... The ancient Greek philosopher's text is not always clear, and he may simply have been saying that fertilisation is not always a prerequisite for the generation of a new animal. This is indeed absolutely true, and parthenogenesis is now known to occur widely in the Animal Kingdom [36], including in many insect species from most orders (37,38), although we have to note that Aristotle is highly unlikely to have encountered any example and known it for what it was. Even in the case of honeybees, on which he writes at length (see below), Aristotle fails to distinguish the sexual generation of workers from the parthenogenetic production of drones [GA 759a8-761a37]. ...
... "does grow and takes nourishment, until its differentiation is effected and it has become a perfect egg" (GA 758b34- 36) The "perfect egg" that Aristotle is referring to here is the pupa. But from whence is the necessary Pneuma acquired? ...
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Aristotle made important contributions to the study of developmental biology, including the complete metamorphosis of insects. One concept in particular, that of the perfect or complete state, underlies Aristotle's ideas about metamorphosis, the necessity of fertilization for embryonic development, and whether morphogenesis involves an autonomous process of self-assembly. Importantly, the philosopher erroneously views metamorphosis as a necessary developmental response to lack of previous fertilization of the female parent, a view that is intimately connected with his readiness to accept the idea of the spontaneous generation of life. Aristotle's work underpins that of the major seventeenth century students of metamorphosis, Harvey, Redi, Malpighi and Swammerdam, all of whom make frequent reference to Aristotle in their writings. Although both Aristotle and Harvey are often credited with inspiring the later prolonged debate between proponents of epigenesis and preformation, neither actually held firm views on the subject. Aristotle's idea of the perfect stage also underlies his proposal that the eggs of holometabolous insects hatch ‘before their time’, an idea that is the direct precursor of the much later proposals by Lubbock and Berlese that the larval stages of holometabolous insects are due to the ‘premature hatching’ from the egg of an imperfect embryonic stage. This article is part of the theme issue ‘The evolution of complete metamorphosis’.
... Accidental parthenogenesis is associated with a low hatching rate that has several plausible explanations described by Shibata et al, one of which is that it occurs as a form of emergency reproduction in response to isolation from mates [3]. Van der Kooi & Schwander propose that facultative parthenogenesis in vertebrate species that primarily reproduce sexually are reproductive errors; this supports the idea of accidental parthenogenesis and may also account for the low hatchling viability rate [27]. Alternatively, it may be adaptive to have this capability under certain environmental conditions (perhaps because of high dispersal leading to situations where males may not occur). ...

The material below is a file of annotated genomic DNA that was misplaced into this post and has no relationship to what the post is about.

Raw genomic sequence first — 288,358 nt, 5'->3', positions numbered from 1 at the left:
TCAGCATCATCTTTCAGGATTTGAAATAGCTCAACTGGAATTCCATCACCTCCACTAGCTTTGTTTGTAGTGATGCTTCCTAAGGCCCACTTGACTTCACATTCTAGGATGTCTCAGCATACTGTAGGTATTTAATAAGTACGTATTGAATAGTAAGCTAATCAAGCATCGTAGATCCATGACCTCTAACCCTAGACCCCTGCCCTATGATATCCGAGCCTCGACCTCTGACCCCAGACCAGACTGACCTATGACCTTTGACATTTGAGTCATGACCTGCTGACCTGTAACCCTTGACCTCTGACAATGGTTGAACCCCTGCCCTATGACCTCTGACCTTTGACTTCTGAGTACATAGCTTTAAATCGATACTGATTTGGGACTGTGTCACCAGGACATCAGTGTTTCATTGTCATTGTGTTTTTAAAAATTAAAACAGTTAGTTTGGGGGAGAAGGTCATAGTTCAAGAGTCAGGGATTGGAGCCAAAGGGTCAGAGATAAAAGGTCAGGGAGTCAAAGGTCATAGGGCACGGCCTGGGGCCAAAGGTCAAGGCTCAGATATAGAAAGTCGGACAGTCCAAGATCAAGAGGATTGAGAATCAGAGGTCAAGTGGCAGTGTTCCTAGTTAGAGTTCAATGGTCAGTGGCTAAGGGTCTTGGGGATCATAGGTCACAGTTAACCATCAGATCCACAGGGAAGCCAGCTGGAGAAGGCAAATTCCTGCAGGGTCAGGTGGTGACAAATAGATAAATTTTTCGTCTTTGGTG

... It is interesting to note that it may not have been unusual for WD-10 to facultatively produce clutches across seasons either, as successive virgin births with low levels of viability were also described in checkered garter snakes (Thamnophis marcianus), Colombian rainbow boas (Epicrates maurus), and common boas (Boa constrictor imperator) (although these species are ovoviviparous) [7,28,29]. The low viability of facultatively produced parthenogens may support that this method is a reproductive error [27]; however, facultatively produced parthenogenic clutches of several species of boids and pythonids in captivity have proven to produce large numbers of highly viable offspring [8]. Further study may give us the opportunity to explore if WD-10 can produce sexually and the reproductive viability of her offspring WD-11 and 307726. ...
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Full-text available
Reptiles show varying degrees of facultative parthenogenesis. Here we use genetic methods to determine that an isolated, captive female Asian water dragon produced at least nine offspring via parthenogenesis. We identified microsatellites for the species from shotgun genomic sequences, selected and optimized primer sets, and tested all of the offspring for a set of seven microsatellites that were heterozygous in the mother. We verified that the seven loci showed high levels of polymorphism in four wild Asian water dragons from Vietnam. In all cases, the offspring (unhatched, but developed eggs, or hatched young) had only a single allele at each locus, and contained only alleles present in the mother’s genotype (i.e., were homozygous or hemizygous). The probability that our findings resulted from the female mating with one or more males is extremely small, indicating that the offspring were derived from a single female gamete (either alone or via duplication and/or fusion) and implicating parthenogenesis. This is the first documented case of parthenogenesis in the Squamate family Agamidae.